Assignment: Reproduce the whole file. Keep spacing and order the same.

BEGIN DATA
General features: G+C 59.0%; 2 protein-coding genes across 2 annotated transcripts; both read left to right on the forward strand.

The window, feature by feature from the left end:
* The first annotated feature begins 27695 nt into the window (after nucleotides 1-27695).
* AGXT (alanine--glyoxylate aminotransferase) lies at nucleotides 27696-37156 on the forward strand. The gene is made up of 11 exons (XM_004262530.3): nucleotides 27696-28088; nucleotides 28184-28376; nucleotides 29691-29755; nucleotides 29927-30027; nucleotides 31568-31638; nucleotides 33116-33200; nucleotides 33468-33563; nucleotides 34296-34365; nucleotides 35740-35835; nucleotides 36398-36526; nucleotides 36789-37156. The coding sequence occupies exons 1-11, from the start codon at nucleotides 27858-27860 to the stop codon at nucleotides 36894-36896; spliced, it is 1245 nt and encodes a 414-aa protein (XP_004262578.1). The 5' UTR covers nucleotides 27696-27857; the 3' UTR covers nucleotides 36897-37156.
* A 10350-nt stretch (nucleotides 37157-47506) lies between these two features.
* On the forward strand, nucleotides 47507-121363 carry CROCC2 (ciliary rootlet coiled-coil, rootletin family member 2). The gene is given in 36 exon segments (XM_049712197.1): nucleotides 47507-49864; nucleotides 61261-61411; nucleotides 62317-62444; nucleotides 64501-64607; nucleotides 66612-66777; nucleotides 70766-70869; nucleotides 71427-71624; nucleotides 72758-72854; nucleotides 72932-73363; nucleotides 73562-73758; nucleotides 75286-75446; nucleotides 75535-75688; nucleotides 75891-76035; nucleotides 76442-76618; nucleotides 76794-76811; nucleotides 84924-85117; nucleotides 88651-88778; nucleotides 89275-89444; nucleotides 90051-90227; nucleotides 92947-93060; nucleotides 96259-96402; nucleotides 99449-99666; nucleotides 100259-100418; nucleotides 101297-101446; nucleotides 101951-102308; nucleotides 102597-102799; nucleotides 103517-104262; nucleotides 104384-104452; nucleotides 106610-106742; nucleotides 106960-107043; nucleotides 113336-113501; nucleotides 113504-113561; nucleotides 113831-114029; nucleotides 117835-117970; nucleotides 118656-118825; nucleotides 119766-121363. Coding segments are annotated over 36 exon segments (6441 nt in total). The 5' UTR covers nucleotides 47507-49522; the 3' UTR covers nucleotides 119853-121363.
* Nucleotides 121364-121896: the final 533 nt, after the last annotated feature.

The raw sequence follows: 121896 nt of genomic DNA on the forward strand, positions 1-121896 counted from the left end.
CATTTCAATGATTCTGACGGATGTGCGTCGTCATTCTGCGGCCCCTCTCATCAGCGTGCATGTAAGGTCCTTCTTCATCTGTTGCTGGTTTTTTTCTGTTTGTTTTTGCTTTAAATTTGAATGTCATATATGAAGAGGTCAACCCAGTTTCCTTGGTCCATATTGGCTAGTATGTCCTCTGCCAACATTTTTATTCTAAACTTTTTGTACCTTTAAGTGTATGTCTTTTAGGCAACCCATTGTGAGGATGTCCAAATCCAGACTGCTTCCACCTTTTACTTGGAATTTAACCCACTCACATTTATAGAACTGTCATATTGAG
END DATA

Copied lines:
General features: G+C 59.0%; 2 protein-coding genes across 2 annotated transcripts; both read left to right on the forward strand.

The window, feature by feature from the left end:
* The first annotated feature begins 27695 nt into the window (after nucleotides 1-27695).
* AGXT (alanine--glyoxylate aminotransferase) lies at nucleotides 27696-37156 on the forward strand. The gene is made up of 11 exons (XM_004262530.3): nucleotides 27696-28088; nucleotides 28184-28376; nucleotides 29691-29755; nucleotides 29927-30027; nucleotides 31568-31638; nucleotides 33116-33200; nucleotides 33468-33563; nucleotides 34296-34365; nucleotides 35740-35835; nucleotides 36398-36526; nucleotides 36789-37156. The coding sequence occupies exons 1-11, from the start codon at nucleotides 27858-27860 to the stop codon at nucleotides 36894-36896; spliced, it is 1245 nt and encodes a 414-aa protein (XP_004262578.1). The 5' UTR covers nucleotides 27696-27857; the 3' UTR covers nucleotides 36897-37156.
* A 10350-nt stretch (nucleotides 37157-47506) lies between these two features.
* On the forward strand, nucleotides 47507-121363 carry CROCC2 (ciliary rootlet coiled-coil, rootletin family member 2). The gene is given in 36 exon segments (XM_049712197.1): nucleotides 47507-49864; nucleotides 61261-61411; nucleotides 62317-62444; nucleotides 64501-64607; nucleotides 66612-66777; nucleotides 70766-70869; nucleotides 71427-71624; nucleotides 72758-72854; nucleotides 72932-73363; nucleotides 73562-73758; nucleotides 75286-75446; nucleotides 75535-75688; nucleotides 75891-76035; nucleotides 76442-76618; nucleotides 76794-76811; nucleotides 84924-85117; nucleotides 88651-88778; nucleotides 89275-89444; nucleotides 90051-90227; nucleotides 92947-93060; nucleotides 96259-96402; nucleotides 99449-99666; nucleotides 100259-100418; nucleotides 101297-101446; nucleotides 101951-102308; nucleotides 102597-102799; nucleotides 103517-104262; nucleotides 104384-104452; nucleotides 106610-106742; nucleotides 106960-107043; nucleotides 113336-113501; nucleotides 113504-113561; nucleotides 113831-114029; nucleotides 117835-117970; nucleotides 118656-118825; nucleotides 119766-121363. Coding segments are annotated over 36 exon segments (6441 nt in total). The 5' UTR covers nucleotides 47507-49522; the 3' UTR covers nucleotides 119853-121363.
* Nucleotides 121364-121896: the final 533 nt, after the last annotated feature.

The raw sequence follows: 121896 nt of genomic DNA on the forward strand, positions 1-121896 counted from the left end.
CATTTCAATGATTCTGACGGATGTGCGTCGTCATTCTGCGGCCCCTCTCATCAGCGTGCATGTAAGGTCCTTCTTCATCTGTTGCTGGTTTTTTTCTGTTTGTTTTTGCTTTAAATTTGAATGTCATATATGAAGAGGTCAACCCAGTTTCCTTGGTCCATATTGGCTAGTATGTCCTCTGCCAACATTTTTATTCTAAACTTTTTGTACCTTTAAGTGTATGTCTTTTAGGCAACCCATTGTGAGGATGTCCAAATCCAGACTGCTTCCACCTTTTACTTGGAATTTAACCCACTCACATTTATAGAACTGTCATATTGAG